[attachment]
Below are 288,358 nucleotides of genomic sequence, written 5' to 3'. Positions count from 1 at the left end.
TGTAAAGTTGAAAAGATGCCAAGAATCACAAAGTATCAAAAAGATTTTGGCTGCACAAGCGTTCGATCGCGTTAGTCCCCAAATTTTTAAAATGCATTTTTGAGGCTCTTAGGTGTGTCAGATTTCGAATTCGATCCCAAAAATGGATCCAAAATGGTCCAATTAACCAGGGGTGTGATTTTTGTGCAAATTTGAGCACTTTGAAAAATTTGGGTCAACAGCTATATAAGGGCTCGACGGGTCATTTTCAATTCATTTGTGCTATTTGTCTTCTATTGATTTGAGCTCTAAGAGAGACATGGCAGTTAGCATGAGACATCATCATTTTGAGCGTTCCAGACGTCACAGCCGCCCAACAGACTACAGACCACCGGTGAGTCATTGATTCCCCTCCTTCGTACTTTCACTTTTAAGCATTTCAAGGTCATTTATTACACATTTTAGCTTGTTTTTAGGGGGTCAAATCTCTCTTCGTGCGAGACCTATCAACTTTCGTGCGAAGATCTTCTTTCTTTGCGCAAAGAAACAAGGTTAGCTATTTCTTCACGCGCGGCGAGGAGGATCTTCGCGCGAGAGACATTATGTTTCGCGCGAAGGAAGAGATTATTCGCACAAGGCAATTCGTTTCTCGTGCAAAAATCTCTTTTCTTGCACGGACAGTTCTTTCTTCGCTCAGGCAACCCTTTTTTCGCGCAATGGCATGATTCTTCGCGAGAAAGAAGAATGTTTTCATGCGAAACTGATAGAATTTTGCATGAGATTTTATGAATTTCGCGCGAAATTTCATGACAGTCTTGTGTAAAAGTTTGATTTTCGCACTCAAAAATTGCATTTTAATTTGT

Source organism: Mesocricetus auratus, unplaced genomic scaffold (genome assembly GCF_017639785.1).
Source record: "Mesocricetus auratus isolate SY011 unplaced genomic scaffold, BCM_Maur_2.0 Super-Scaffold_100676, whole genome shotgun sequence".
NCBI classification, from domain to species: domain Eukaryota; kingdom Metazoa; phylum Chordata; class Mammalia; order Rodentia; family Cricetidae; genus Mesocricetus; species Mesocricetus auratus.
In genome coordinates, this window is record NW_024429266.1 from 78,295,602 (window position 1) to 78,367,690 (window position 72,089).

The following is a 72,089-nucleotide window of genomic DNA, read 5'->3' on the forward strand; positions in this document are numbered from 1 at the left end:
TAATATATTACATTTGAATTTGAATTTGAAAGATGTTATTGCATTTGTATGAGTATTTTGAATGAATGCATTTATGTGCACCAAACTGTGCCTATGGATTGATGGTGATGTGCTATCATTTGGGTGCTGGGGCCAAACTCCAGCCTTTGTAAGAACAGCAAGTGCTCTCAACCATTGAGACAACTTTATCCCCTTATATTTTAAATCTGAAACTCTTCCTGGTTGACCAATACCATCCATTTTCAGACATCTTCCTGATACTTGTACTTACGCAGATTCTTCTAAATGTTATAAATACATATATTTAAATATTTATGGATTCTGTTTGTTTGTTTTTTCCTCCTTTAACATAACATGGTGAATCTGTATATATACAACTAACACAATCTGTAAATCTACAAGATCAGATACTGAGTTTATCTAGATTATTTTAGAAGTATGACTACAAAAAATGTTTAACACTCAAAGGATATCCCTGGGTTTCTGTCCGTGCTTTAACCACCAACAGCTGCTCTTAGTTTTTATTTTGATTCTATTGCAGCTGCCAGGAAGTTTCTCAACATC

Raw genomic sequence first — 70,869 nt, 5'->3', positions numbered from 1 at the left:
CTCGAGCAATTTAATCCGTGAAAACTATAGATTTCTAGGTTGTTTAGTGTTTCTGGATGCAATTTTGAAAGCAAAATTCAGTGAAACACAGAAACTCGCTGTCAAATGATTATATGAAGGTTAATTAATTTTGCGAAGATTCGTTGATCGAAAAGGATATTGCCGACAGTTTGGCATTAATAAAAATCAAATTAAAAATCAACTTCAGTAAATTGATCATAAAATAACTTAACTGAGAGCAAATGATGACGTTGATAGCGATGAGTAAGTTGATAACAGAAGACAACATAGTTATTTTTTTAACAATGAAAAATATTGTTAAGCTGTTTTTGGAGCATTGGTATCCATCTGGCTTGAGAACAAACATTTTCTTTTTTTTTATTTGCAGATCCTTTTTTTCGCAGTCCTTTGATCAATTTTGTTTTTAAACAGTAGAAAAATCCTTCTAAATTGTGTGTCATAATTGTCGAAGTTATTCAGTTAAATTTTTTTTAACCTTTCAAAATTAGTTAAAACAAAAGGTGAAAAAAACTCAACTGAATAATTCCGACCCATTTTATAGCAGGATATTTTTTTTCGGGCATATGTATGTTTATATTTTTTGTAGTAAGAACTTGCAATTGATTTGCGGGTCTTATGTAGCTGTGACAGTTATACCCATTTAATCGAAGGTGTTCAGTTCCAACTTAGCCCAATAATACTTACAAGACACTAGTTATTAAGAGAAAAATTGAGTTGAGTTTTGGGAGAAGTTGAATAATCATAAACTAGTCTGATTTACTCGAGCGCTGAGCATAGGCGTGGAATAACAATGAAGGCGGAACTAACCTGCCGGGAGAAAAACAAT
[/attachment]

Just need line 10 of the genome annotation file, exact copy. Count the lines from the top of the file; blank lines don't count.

CTCGAGCAATTTAATCCGTGAAAACTATAGATTTCTAGGTTGTTTAGTGTTTCTGGATGCAATTTTGAAAGCAAAATTCAGTGAAACACAGAAACTCGCTGTCAAATGATTATATGAAGGTTAATTAATTTTGCGAAGATTCGTTGATCGAAAAGGATATTGCCGACAGTTTGGCATTAATAAAAATCAAATTAAAAATCAACTTCAGTAAATTGATCATAAAATAACTTAACTGAGAGCAAATGATGACGTTGATAGCGATGAGTAAGTTGATAACAGAAGACAACATAGTTATTTTTTTAACAATGAAAAATATTGTTAAGCTGTTTTTGGAGCATTGGTATCCATCTGGCTTGAGAACAAACATTTTCTTTTTTTTTATTTGCAGATCCTTTTTTTCGCAGTCCTTTGATCAATTTTGTTTTTAAACAGTAGAAAAATCCTTCTAAATTGTGTGTCATAATTGTCGAAGTTATTCAGTTAAATTTTTTTTAACCTTTCAAAATTAGTTAAAACAAAAGGTGAAAAAAACTCAACTGAATAATTCCGACCCATTTTATAGCAGGATATTTTTTTTCGGGCATATGTATGTTTATATTTTTTGTAGTAAGAACTTGCAATTGATTTGCGGGTCTTATGTAGCTGTGACAGTTATACCCATTTAATCGAAGGTGTTCAGTTCCAACTTAGCCCAATAATACTTACAAGACACTAGTTATTAAGAGAAAAATTGAGTTGAGTTTTGGGAGAAGTTGAATAATCATAAACTAGTCTGATTTACTCGAGCGCTGAGCATAGGCGTGGAATAACAATGAAGGCGGAACTAACCTGCCGGGAGAAAAACAAT